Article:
Monday, April 27, 2015
Last week I said I’d explain how I go about plotting a story. Let me remind you that this is MY approach, and it may or may not fit your writing style.
My plots usually start with a “what if” idea. For example, the big idea for Blood and Bone came from a news story I was working on about a bone marrow donation program. I thought, “what if” someone needed a transplant and the only possible donor was missing? My detective Hannibal would have to find the missing person.
So I have an idea of where the plot starts. Hannibal needs to find a missing person. And I know where it ends. Hannibal will find the missing person in time and save the day.
Now you may not have noticed, but I just gave you the outline of a story.
Hannibal is asked to find a missing person =è Hannibal finds him and saves the day.
If I was writing something simpler, say, a fairy tale, the outline might be:
Hansel and Gretel get lost=è Hansel and Gretel get home.
This is the basic outline and from here I just add more and more detail until I’m ready to write. Notice that the story starts when the normal state of things is disturbed, and ends when the normal state is restored.
The next step is to fill in a slightly more complex diagram:
Now what? What now?
Problem presented==è much bigger problem appears --à high speed finish=è hero saves the day.
The “problem presented” section is about a quarter of the book. It only looks like our hero has a big problem until the second bit. This is what I call the “now what?” point, at which our protagonist is temporarily at a loss for what to do next. (Goldfinger’s not just smuggling – he plans to rob Fort Knox.) That second bit is around half the book. At the end of that point it what I call the “what now?” point, or better yet, the “we’re doomed!” point, when all appears lost. (The Death Star is moving in and powering up!) Then the hero figures out the solution and it’s a race to the finish. If you watch Hollywood movies with a stopwatch you’ll see they almost always use this three-act framework. For our familiar example it would look like this:
Hansel & Gretel are lost=è h & g are captured by a witch ===è h & g escape & kill witch =è
h & g get home.
Once I get this far I start looking for the secondary plot. Why? Well, that’s the topic for next week.
Sunday, April 19, 2015
Last week I discussed some of the elements of writing fiction, and today I'll start sharing what I've learned about one of them.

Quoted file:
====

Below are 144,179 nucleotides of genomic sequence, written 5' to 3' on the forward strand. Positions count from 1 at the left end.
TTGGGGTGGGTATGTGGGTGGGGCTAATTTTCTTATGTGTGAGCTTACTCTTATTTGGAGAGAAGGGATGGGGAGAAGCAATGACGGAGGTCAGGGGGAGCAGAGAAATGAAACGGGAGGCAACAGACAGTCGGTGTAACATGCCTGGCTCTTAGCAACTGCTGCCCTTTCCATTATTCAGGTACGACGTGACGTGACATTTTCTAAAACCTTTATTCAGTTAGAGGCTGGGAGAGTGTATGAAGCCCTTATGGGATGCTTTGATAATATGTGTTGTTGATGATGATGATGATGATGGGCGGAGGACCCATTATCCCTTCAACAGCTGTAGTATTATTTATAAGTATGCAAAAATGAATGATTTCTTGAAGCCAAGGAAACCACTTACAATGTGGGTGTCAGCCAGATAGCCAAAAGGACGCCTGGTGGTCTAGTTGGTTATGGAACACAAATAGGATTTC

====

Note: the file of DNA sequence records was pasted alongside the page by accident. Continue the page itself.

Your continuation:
For some writers the most fun part of writing is creating the plot, the actual series of events that take place in the story. The basics seem so simple. A good plot starts with conflict and ends with resolution. So the first thing you need to know is, what is the central conflict? What is it that my protagonist wants? And what are the obstacles to him or her getting that thing. For example, in the film Rocky, the title character wants to be a successful boxer. The current champion wants to stop him. That’s where the plot begins.
The plot starts with someone who wants something important, and follows them as they strive to get it. They need to do that striving themselves, and they need to learn something from the effort. What matters in plot, unlike football, is not whether you win or lose but how your hero plays the game.
In a really good plot, each of the lead character’s successes leads to another failure, and each of the character’s failures is somehow caused by his own flaws. You can see these points in every bible story, every fairy tale, and most classic long poems like, say, the odyssey.
The protagonist is the lead character whose plot we’re following. The antagonist is the person or force trying to stop our protagonist from getting what he so dearly wants. it could be Goliath or Goldfinger or Mt Everest if your hero feels the need to climb it. The antagonist – the bad guy – has to offer serious competition, maybe appear from the beginning to be too much for our hero. And the barriers our hero faces have to be logical and believable.
How does a writer make sure his novel captures all those elements? For me, the only way is to outline the plot before I being writing.
But my outlines are not like the ones they taught me to make in junior high school. I’ll walk you through my style of outlining next week.
Saturday, April 11, 2015
I’ve been contemplating some of the questions I am often asked at writers’ conferences and clubs. It seems to me, contrary to obvious assumptions, that the simplest questions draw the most complex answers.